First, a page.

reCAPTCHA Plugin 2.8 Preview
Hey guys! I’m developing the next version of the official reCAPTCHA plugin. As most of you know, reCAPTCHA is a clever CAPTCHA method in which words that industry level OCR scanners couldn’t read are used to construct the CAPTCHAs (Meaning that home-made spam bots who also use OCR libraries to try to read the CAPTCHAs will have a harder time if not impossible). There are many libraries and plugins available for reCAPTCHA and I’m working on the WordPress one.
It is available here. If you want to install it to try it out (Like I said this isn’t the final release yet) and already have the old reCAPTCHA plugin (Version 2.7 or below), the folder is named differently so you can simply upload this one, disable the old one and then enable this one (They also use different options variables so there won’t be any conflicts as far as that goes).
I have added a whole ton of new features to this new version so far and I would really like to know what you guys think: suggestions, criticisms, whatever. You can find more information about the plugin here. Aside from having the ability to show reCAPTCHA for comment spam protection and for registration spam protection, there is also the ability to hide emails from spammers using MailHide, a spam protection method also by reCAPTCHA.
This is NOT the final version of the plugin but I would like you guys to try it out if you don’t mind to tell me what you think.
Among the few things that I have yet to work out are whether or not I should include a separate stylesheet for this plugin. I believe that having a separate stylesheet for this plugin (The one included in the plugin folder, recaptcha.css) is more intuitive since users will be able to easily edit it, after all it’s not that big or complicated. Ben Maurer, the software architect for reCAPTCHA that contacted me to write this plugin, thinks that it will just create more overhead and a performance impact. I know it will, but I believe that considering the trade-off between intuitiveness and the small overhead (Again it’s a small stylesheet), it will be negligible.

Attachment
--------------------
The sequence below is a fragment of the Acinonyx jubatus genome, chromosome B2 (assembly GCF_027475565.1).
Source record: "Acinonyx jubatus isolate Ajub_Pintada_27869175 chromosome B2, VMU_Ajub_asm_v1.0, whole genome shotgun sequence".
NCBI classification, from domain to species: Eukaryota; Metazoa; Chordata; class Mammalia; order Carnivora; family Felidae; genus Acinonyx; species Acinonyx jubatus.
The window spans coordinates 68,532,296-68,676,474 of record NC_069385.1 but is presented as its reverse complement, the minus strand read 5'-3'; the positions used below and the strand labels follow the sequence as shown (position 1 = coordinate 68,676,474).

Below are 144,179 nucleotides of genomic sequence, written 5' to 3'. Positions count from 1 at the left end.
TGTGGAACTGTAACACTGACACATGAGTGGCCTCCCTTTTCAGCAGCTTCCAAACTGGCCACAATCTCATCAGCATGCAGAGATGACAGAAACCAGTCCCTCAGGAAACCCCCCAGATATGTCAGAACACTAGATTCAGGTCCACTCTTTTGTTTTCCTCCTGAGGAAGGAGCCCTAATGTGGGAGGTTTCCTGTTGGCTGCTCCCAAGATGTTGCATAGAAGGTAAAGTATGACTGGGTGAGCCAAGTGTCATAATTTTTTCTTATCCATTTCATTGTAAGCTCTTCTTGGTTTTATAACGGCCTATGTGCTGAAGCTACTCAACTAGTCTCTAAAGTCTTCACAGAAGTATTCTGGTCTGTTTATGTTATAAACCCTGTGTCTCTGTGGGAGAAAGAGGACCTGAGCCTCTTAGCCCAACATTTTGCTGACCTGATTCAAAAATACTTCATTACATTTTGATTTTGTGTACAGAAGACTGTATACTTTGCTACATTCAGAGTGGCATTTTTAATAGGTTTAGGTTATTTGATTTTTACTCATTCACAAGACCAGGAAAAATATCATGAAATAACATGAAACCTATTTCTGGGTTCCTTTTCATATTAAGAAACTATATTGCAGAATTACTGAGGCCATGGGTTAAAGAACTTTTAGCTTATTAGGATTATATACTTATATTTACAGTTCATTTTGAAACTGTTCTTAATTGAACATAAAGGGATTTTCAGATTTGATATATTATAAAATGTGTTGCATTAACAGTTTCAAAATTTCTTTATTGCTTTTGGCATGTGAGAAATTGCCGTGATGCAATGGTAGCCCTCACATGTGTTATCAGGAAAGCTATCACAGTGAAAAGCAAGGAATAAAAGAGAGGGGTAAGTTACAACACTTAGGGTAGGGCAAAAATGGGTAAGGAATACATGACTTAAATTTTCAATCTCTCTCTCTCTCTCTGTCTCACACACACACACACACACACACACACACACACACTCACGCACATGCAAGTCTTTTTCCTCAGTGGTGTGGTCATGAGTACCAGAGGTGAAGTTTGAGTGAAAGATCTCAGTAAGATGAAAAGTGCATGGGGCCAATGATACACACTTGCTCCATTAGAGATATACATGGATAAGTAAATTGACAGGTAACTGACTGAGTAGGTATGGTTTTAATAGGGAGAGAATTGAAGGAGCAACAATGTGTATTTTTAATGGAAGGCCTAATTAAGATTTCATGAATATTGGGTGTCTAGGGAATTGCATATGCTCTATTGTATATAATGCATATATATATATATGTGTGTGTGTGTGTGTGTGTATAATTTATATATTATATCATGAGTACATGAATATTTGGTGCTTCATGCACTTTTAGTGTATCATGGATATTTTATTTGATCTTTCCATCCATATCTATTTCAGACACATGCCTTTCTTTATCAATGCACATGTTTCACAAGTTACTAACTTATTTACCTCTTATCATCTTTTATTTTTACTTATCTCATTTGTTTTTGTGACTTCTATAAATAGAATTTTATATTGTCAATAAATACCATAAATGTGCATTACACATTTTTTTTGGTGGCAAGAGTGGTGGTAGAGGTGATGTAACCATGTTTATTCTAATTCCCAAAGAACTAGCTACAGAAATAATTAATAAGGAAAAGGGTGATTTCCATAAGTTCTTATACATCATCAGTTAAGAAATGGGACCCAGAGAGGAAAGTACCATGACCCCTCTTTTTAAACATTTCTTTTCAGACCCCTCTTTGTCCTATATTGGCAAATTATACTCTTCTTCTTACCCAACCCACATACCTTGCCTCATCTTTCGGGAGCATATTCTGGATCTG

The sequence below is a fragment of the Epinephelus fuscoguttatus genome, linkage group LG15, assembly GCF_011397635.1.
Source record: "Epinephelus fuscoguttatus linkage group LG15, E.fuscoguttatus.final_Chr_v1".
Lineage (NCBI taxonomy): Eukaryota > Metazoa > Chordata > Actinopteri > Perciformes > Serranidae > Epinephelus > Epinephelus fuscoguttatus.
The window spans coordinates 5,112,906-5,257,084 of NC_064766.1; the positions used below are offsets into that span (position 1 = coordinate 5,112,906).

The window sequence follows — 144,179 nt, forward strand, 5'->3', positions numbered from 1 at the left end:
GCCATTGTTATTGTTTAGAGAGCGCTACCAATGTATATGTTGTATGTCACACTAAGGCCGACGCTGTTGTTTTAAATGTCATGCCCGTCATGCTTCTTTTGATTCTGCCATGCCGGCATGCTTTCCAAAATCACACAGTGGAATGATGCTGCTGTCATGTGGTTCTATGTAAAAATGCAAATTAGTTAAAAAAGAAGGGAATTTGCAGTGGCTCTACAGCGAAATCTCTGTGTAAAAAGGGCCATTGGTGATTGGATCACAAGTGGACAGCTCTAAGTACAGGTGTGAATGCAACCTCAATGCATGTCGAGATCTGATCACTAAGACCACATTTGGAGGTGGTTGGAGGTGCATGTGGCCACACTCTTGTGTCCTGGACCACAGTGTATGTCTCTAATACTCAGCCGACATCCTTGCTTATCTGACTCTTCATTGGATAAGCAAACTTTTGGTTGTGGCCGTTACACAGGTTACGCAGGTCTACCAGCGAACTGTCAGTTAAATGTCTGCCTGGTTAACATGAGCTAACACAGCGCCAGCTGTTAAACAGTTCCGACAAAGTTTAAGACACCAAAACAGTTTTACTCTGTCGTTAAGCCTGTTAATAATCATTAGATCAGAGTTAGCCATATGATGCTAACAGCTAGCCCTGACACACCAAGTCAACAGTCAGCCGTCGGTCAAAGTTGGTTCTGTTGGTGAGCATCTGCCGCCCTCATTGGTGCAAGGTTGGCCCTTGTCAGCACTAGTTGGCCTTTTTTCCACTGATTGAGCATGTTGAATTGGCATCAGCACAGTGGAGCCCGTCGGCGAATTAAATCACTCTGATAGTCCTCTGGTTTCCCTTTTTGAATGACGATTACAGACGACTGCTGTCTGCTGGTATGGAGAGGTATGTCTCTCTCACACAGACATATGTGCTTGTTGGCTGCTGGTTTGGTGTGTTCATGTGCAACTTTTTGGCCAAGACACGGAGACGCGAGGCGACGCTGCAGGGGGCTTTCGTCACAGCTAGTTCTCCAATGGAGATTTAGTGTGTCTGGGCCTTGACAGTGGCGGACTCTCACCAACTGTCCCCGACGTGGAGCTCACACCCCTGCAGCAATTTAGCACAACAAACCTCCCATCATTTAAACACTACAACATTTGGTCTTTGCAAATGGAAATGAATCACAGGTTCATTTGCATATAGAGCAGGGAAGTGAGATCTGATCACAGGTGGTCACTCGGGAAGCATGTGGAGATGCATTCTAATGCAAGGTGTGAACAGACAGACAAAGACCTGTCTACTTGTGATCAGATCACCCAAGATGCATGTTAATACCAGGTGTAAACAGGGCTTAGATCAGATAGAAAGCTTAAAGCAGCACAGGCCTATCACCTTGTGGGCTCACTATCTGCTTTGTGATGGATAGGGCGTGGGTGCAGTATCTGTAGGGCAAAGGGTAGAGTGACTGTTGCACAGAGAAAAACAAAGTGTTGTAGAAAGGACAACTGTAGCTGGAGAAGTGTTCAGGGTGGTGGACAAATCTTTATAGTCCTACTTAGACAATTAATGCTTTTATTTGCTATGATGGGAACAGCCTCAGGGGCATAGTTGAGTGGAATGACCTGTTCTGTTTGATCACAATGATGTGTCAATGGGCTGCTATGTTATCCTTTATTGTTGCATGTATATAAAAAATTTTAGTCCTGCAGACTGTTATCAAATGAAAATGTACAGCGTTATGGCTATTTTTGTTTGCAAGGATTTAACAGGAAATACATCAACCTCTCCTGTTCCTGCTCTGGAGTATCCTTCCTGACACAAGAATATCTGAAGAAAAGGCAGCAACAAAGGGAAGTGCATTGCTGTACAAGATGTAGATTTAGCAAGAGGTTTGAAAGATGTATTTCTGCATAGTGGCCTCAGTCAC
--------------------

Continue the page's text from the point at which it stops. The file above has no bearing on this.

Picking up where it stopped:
Among the things included in the stylesheet are the styling of the classes which are (1) applied to hidden emails (If MailHide is enabled), (2) incorrect CAPTCHA notification, (3) styling of the registration form for when reCAPTCHA is to be shown there, and finally (4) the administration options. I believe 3 and 4 can be inlined (Like he wants) without any or little implications on user freedom (To style it how they want) but the reason I didn’t inline them was because some XHTML Standards-knowing people advised me against it. For 1 and 2 I can simply apply the class and explain somewhere which classes can style what so that they can edit their own theme’s stylesheet. I’m already doing this for the hidden email styling class emailrecaptcha, I’m stating it in the administration options.
What do you guys think I should do: Not include the separate stylesheet for styling anything reCAPTCHA related all in one spot or not include it to remove any overhead that might occur (On my blog there seems to be none at all).
Cross Site Scripting (XSS)
For the MailHide sections I use regular expressions to scan for emails and hide them accordingly. Ben Maurer states:
Unfortunately (And embarrassingly) I’m no expert in XSS and so I’d like to ask for your help. The regular expressions start at line 134 in function mh_insert_email. I did change the regular expressions after he told me this but I don’t know if they’re still vulnerable. I ran a vulnerability scanner on it by Acunetix and it didn’t find any risks, but I don’t know how reliable that is.
Thanks again and sorry for the long post. Please tell me what you think!
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